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Treatment court bill soars through committees, heads to House floor


JEFFERSON CITY, Mo. — Bolstering Missouri’s drug treatment courts may be a “feel-good” bill, but it is effective in reducing recidivism rates and changing lives, proponents testified.

On Tuesday, the House Judiciary Committee held a hearing on HB 2, which is one of two topics that brought lawmakers back early to the state Capitol for veto session. Over the summer, Gov. Mike Parson vetoed two bills — treatment courts and STEM legislation — and brought the General Assembly back to rework the proposals.

The bill filed by Rep. Kevin Austin is very similar to the original bill passed out of the Missouri House during the regular session, though it has some tweaks to “improve” the measure.

HB 2 would replace the term “drug courts” with “treatment courts” in state statute and place all treatment courts in Missouri under one regulatory umbrella. The state commission that oversees treatment courts would also be expanded by two new members, someone representing the criminal defense and someone representing prosecutors. The bill would also allow jurisdictions without a treatment court to transfer a defendant to another jurisdiction that does have a treatment court.

Greene County Commissioner Peggy Davis (ALISHA SHURR/THE MISSOURI TIMES).
Greene County Commissioner Peggy Davis (ALISHA SHURR/THE MISSOURI TIMES).

“It’s hard to come here and just talk about statistics because everyday we see a change in lives and I don’t know how to put a dollar on that. I don’t know how you put a dollar on someone getting out of the system and their kids never ever ever being a criminal defendant,”  said Greene County Commissioner Peggy Davis, who is on the Drug Courts Coordinating Commission, at the hearing.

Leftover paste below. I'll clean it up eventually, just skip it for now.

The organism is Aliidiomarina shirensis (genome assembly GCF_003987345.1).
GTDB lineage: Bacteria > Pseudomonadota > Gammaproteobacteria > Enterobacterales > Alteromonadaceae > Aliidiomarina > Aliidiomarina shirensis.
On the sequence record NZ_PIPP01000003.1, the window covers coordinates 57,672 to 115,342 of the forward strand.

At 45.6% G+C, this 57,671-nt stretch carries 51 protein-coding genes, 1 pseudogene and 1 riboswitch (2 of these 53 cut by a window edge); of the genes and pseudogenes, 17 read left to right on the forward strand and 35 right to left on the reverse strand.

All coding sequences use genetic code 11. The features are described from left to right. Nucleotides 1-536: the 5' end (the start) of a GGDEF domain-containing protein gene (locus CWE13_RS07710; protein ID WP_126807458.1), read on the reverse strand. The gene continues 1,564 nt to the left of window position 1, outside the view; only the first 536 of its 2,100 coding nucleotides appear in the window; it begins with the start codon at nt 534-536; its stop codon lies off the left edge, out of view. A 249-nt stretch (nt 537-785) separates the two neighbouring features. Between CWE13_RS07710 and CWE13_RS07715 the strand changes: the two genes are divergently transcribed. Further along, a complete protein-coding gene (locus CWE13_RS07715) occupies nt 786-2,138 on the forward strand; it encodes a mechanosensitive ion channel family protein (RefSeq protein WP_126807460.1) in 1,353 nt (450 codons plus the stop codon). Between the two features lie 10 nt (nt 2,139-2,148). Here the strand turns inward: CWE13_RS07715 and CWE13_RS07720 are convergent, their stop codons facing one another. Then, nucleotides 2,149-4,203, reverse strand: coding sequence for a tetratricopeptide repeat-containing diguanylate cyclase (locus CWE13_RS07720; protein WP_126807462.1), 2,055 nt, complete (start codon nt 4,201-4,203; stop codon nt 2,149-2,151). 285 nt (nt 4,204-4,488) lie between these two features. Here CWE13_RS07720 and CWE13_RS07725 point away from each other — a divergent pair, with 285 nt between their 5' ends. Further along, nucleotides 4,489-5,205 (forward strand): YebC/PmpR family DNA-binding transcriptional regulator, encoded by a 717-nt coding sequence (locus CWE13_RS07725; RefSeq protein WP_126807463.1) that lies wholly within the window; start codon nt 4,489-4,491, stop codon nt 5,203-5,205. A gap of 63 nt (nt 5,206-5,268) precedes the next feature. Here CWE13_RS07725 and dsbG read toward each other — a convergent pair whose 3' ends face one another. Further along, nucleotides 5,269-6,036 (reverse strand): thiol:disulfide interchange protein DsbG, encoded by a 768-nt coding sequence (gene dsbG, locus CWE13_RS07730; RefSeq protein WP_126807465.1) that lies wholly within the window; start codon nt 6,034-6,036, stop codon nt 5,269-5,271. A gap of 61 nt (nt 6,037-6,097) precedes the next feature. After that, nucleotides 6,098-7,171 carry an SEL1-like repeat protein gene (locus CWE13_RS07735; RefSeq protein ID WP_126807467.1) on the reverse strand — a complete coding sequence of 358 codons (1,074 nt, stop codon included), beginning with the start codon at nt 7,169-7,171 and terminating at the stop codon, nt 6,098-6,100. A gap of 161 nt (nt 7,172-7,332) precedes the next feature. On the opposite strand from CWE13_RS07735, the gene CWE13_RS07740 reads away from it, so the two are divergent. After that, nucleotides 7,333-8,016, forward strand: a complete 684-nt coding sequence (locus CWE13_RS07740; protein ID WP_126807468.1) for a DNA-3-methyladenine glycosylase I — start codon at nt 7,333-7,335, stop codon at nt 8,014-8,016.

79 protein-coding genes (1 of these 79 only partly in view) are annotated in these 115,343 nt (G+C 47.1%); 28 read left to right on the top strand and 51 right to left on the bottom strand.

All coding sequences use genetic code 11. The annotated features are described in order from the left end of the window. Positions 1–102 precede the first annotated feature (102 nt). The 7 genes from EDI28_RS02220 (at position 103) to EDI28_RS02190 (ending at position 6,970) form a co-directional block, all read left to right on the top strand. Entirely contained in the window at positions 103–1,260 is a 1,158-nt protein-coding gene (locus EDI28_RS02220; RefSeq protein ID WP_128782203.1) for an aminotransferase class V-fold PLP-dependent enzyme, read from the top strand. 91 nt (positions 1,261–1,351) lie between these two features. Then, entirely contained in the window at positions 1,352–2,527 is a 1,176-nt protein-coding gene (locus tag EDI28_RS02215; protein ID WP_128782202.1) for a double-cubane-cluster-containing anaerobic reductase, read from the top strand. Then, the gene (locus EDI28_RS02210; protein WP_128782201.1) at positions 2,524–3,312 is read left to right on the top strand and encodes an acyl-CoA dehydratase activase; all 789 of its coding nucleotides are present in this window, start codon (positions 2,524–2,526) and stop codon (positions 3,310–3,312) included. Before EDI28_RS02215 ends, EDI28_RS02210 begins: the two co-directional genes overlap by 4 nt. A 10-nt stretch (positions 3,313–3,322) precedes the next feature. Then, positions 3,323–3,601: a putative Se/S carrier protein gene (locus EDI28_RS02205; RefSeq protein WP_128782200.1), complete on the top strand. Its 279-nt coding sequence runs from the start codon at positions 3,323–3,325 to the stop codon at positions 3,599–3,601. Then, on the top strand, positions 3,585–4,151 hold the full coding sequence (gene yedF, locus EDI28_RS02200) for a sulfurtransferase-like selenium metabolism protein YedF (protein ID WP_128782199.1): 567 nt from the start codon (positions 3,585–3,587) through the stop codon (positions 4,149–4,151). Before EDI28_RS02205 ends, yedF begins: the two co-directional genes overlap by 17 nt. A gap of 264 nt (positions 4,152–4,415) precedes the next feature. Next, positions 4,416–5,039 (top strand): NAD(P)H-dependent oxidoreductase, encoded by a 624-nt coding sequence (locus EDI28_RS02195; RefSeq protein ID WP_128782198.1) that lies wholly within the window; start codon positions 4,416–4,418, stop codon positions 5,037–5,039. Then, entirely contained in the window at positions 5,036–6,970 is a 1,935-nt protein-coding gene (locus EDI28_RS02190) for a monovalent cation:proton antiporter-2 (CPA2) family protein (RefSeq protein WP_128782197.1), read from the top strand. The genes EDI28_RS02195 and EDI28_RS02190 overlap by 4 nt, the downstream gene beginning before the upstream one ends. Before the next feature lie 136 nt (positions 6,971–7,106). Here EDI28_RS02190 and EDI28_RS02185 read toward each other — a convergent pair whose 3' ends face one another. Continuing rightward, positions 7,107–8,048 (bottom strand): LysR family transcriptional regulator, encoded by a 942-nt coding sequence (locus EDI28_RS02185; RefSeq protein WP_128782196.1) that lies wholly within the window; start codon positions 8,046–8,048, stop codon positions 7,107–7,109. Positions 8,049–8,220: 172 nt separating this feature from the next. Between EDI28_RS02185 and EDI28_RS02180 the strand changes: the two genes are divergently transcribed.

But she also provided preliminary data that showed Missouri treatment courts to be a huge success. A study that looked at Greene County found that felony offenders who went through treatment court were 49 percent less likely to reoffend. She also pointed to national data collaborated treatment courts reducing recidivism rates.

Austin called the courts “great success” at keeping people out of prison and turning offenders into “productive citizens.”

“[Drug courts] don’t look anything like they did 20-years-ago,” said Davis. “We have learned what does and doesn’t work.”

Jackson County established the first treatment court in 1993. And since then they expanded throughout that state, with there being 147 treatment court programs in 2017.

There are five types of treatment courts defined in the bill and would place all under the same regulatory umbrella. Under the legislation, a circuit court to establish a “Treatment Court Division,” which may include cases assigned to an adult treatment court, driving while intoxicated (DWI) court, family treatment court, juvenile treatment court, or veterans treatment court.

According to the fiscal note with the bill, there is no cost to the state. Austin contends that the bill will save the state money by reducing recidivism rates and reforming offenders into “productive citizens.”

Rep. Bruce DeGroot did note that while there are grants available for treatment courts — federal and private — someone is paying for it.

“It’s not monopoly money we are getting,” he said.

“Most people know I’m not much of a ‘feel-good’ bill kind of guy,” said DeGroot. He is still in support of the bill, noting “I think it is cost-effective. I’ve seen it in action.”

The bill unanimously passed out the judiciary and legislative oversight committee. It now moves to the House floor.